The changes in the craft formation came in Mughal period.The nails, coffers, strong boxes, shelves etc. began to be formed with metals. Dhavaram Bhirni and Miramanu from Patna got the recognition for iron made crafts and golden jewelry respectively. Even after the arrival of the British, the utility and artistry of metal crafts remained untouched in Bihar.Three ways of metal construction Practical, non-adornment and pottery making–continued steadfastly. Slowly, it took theform of a small entrepreneurship.

To be unique is the essence of an outstanding craft. The first in this series of unique craft comes from Sultanganj, 'the golden statue of a woman', whose beauty is transcendental. The second major idol is of the Buddha from Nalanda, which is the reflection of the religion of that era. The third major is the statues received from Kurkihar from Gaya.

The tradition of metal-craft is inherent in the lives of Bihar and it revolves around Buddha, Shiva, Vishnu, Tara etc. These statues are the emblem of thought and wisdom, and it enhances our aesthetic perception of the state. The role of Upendra Maharathi Research Institute in developing the craft and providing training to the artisans could be underlined majorly.

Presently, the metal idols are produced in Sareja (Mojpur), Dighwara (Saran), Munger and Patna City. Parev village in Patna district, located on the bank of Son River, is well-known for the utensils made of brass and bronze. The metal crafts tradition in Bihar is creating a new world of artistry, containing a unique combination of the best of ancient and modern.

The metal-craft tradition of Parev Village

About 40 km west of Patna and 20 km east of Arrah is located Parev Village, located on the banks of the Son river. The village is famous for its brassware. On the one side of the river is Koilavar of Bhojpur district, while Parev is on the other side of the river. Each house in the village is engaged in making the brassware. Every person in the village is a craftsman here. Although most craftsmen are of karmakar caste, people of other castes are also engaged in this work. The metal works have been ingrained in the lives of the natives of the village.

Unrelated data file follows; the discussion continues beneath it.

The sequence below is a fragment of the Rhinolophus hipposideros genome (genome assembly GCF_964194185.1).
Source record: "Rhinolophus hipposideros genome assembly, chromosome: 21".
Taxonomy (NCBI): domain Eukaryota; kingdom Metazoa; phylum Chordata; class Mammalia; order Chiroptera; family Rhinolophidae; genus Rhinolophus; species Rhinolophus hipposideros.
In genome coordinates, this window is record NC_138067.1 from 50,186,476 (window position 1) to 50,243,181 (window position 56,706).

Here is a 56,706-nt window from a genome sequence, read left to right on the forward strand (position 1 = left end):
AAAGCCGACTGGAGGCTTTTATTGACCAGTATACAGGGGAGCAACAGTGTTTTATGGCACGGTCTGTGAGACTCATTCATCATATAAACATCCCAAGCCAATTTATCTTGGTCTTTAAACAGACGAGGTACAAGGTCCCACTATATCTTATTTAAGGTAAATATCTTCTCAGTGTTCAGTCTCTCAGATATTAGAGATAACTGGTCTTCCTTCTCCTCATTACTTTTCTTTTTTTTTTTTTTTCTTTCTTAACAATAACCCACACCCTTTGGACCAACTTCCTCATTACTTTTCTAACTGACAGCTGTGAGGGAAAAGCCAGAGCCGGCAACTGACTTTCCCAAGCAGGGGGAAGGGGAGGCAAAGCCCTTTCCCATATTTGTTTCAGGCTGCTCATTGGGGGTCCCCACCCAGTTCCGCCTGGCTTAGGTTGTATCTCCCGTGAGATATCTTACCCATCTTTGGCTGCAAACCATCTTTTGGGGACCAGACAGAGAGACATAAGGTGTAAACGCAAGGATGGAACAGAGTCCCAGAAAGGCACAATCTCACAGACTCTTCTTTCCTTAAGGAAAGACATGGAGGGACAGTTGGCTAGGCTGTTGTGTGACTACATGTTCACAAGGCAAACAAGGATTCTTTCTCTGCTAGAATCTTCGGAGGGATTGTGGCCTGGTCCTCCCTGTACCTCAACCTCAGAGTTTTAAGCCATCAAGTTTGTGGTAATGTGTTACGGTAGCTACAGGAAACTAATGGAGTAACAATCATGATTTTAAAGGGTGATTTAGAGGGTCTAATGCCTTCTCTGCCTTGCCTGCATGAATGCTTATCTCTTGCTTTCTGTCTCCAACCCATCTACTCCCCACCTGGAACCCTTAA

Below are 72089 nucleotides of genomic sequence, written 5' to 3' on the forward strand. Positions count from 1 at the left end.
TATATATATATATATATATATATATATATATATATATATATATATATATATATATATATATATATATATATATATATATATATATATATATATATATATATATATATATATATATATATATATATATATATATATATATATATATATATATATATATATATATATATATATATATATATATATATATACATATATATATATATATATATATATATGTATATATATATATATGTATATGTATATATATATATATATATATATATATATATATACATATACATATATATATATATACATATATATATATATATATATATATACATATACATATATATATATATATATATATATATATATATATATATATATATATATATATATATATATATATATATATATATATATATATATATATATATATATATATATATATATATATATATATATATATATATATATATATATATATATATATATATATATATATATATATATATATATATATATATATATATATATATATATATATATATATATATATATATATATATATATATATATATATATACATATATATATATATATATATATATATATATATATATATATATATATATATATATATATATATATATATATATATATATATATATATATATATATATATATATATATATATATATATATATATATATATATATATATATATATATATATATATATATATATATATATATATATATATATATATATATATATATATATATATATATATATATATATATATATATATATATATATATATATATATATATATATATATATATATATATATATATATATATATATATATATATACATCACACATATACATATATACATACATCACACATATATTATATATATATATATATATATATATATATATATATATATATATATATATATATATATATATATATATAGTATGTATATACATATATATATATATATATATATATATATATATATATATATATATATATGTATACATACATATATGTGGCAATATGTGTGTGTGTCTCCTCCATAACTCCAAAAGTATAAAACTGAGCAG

The daily used commodity of brass, such as bucket, plate, pot, pan, bowl, glass, saucer etc. are made in the village on large scale. Along with the metal works, some villagers are also engaged in the idolatry work. The tradition of making idols began in the village decades ago when the artists of the village got training from the artists of Madhya Pradesh. Therefore, some similar characteristics can be noticed in the idols of this region with the Bastar's sculpture tradition. Along with Lord Buddha, TirthankarMahavir, Radha Krishna, Ram Sita, Ganesh, the metal statues of horse, turtle, camel etc. are made on a large scale. The demands of the utensils and idols made in the village are constantly increasing in the market.

The rich tradition of metal-craft in Bihar starts from the prehistoric time, but one gets its concrete evidence in Nalanda of the second century – a centre of Buddhist learning - where it became the hotspot of sculptures made of bronze. In the 18th and 20th century excavations, more than 500 idols of Buddha and Mahayana gods & goddesses have been found. These rich crafted idols reveal the technical knowledge of metallurgical craftsmanship of the time. Discovered from Sultanganj, the Buddha statue of the fifth century, made of copper, is still conserved and kept in the museum of England.